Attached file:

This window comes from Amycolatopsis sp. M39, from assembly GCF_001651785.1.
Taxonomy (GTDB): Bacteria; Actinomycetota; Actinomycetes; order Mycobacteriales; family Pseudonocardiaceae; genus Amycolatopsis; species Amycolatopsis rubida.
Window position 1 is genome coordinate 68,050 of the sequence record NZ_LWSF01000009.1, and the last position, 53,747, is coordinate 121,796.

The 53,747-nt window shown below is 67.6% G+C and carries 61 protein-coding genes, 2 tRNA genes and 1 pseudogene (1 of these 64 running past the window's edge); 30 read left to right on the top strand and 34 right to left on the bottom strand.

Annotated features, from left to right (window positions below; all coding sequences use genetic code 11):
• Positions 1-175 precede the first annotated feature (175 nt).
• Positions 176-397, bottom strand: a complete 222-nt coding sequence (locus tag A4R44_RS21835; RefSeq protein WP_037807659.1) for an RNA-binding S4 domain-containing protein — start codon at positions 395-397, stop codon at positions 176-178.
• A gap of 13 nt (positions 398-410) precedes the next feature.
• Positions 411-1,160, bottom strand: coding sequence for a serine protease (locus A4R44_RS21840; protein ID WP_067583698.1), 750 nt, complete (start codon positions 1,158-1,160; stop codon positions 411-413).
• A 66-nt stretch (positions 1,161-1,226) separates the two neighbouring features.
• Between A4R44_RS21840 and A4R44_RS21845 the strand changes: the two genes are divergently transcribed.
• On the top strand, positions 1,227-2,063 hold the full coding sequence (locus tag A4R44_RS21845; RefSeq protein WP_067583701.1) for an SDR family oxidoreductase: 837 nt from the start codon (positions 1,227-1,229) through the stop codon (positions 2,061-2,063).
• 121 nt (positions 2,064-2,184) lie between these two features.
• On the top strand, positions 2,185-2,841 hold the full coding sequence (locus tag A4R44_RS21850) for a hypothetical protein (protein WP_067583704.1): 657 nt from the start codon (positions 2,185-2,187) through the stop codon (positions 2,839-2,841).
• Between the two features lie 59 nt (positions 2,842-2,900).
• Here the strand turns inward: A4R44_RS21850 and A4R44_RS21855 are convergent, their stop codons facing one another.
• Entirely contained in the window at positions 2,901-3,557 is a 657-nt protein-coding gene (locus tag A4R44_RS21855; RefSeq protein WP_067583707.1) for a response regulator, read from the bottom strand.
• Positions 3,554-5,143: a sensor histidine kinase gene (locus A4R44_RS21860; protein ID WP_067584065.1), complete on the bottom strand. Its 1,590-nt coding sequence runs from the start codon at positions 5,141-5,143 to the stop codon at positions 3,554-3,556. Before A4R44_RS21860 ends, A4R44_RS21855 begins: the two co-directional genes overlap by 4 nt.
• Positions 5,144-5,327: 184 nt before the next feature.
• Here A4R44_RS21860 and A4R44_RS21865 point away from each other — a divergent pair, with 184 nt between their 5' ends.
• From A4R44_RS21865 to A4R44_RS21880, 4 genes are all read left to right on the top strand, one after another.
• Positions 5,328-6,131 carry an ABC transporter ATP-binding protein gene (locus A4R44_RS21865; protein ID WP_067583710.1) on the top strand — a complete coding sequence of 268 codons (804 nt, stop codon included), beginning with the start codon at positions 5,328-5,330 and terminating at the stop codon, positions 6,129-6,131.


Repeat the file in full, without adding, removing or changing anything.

This window comes from Amycolatopsis sp. M39, from assembly GCF_001651785.1.
Taxonomy (GTDB): Bacteria; Actinomycetota; Actinomycetes; order Mycobacteriales; family Pseudonocardiaceae; genus Amycolatopsis; species Amycolatopsis rubida.
Window position 1 is genome coordinate 68,050 of the sequence record NZ_LWSF01000009.1, and the last position, 53,747, is coordinate 121,796.

The 53,747-nt window shown below is 67.6% G+C and carries 61 protein-coding genes, 2 tRNA genes and 1 pseudogene (1 of these 64 running past the window's edge); 30 read left to right on the top strand and 34 right to left on the bottom strand.

Annotated features, from left to right (window positions below; all coding sequences use genetic code 11):
• Positions 1-175 precede the first annotated feature (175 nt).
• Positions 176-397, bottom strand: a complete 222-nt coding sequence (locus tag A4R44_RS21835; RefSeq protein WP_037807659.1) for an RNA-binding S4 domain-containing protein — start codon at positions 395-397, stop codon at positions 176-178.
• A gap of 13 nt (positions 398-410) precedes the next feature.
• Positions 411-1,160, bottom strand: coding sequence for a serine protease (locus A4R44_RS21840; protein ID WP_067583698.1), 750 nt, complete (start codon positions 1,158-1,160; stop codon positions 411-413).
• A 66-nt stretch (positions 1,161-1,226) separates the two neighbouring features.
• Between A4R44_RS21840 and A4R44_RS21845 the strand changes: the two genes are divergently transcribed.
• On the top strand, positions 1,227-2,063 hold the full coding sequence (locus tag A4R44_RS21845; RefSeq protein WP_067583701.1) for an SDR family oxidoreductase: 837 nt from the start codon (positions 1,227-1,229) through the stop codon (positions 2,061-2,063).
• 121 nt (positions 2,064-2,184) lie between these two features.
• On the top strand, positions 2,185-2,841 hold the full coding sequence (locus tag A4R44_RS21850) for a hypothetical protein (protein WP_067583704.1): 657 nt from the start codon (positions 2,185-2,187) through the stop codon (positions 2,839-2,841).
• Between the two features lie 59 nt (positions 2,842-2,900).
• Here the strand turns inward: A4R44_RS21850 and A4R44_RS21855 are convergent, their stop codons facing one another.
• Entirely contained in the window at positions 2,901-3,557 is a 657-nt protein-coding gene (locus tag A4R44_RS21855; RefSeq protein WP_067583707.1) for a response regulator, read from the bottom strand.
• Positions 3,554-5,143: a sensor histidine kinase gene (locus A4R44_RS21860; protein ID WP_067584065.1), complete on the bottom strand. Its 1,590-nt coding sequence runs from the start codon at positions 5,141-5,143 to the stop codon at positions 3,554-3,556. Before A4R44_RS21860 ends, A4R44_RS21855 begins: the two co-directional genes overlap by 4 nt.
• Positions 5,144-5,327: 184 nt before the next feature.
• Here A4R44_RS21860 and A4R44_RS21865 point away from each other — a divergent pair, with 184 nt between their 5' ends.
• From A4R44_RS21865 to A4R44_RS21880, 4 genes are all read left to right on the top strand, one after another.
• Positions 5,328-6,131 carry an ABC transporter ATP-binding protein gene (locus A4R44_RS21865; protein ID WP_067583710.1) on the top strand — a complete coding sequence of 268 codons (804 nt, stop codon included), beginning with the start codon at positions 5,328-5,330 and terminating at the stop codon, positions 6,129-6,131.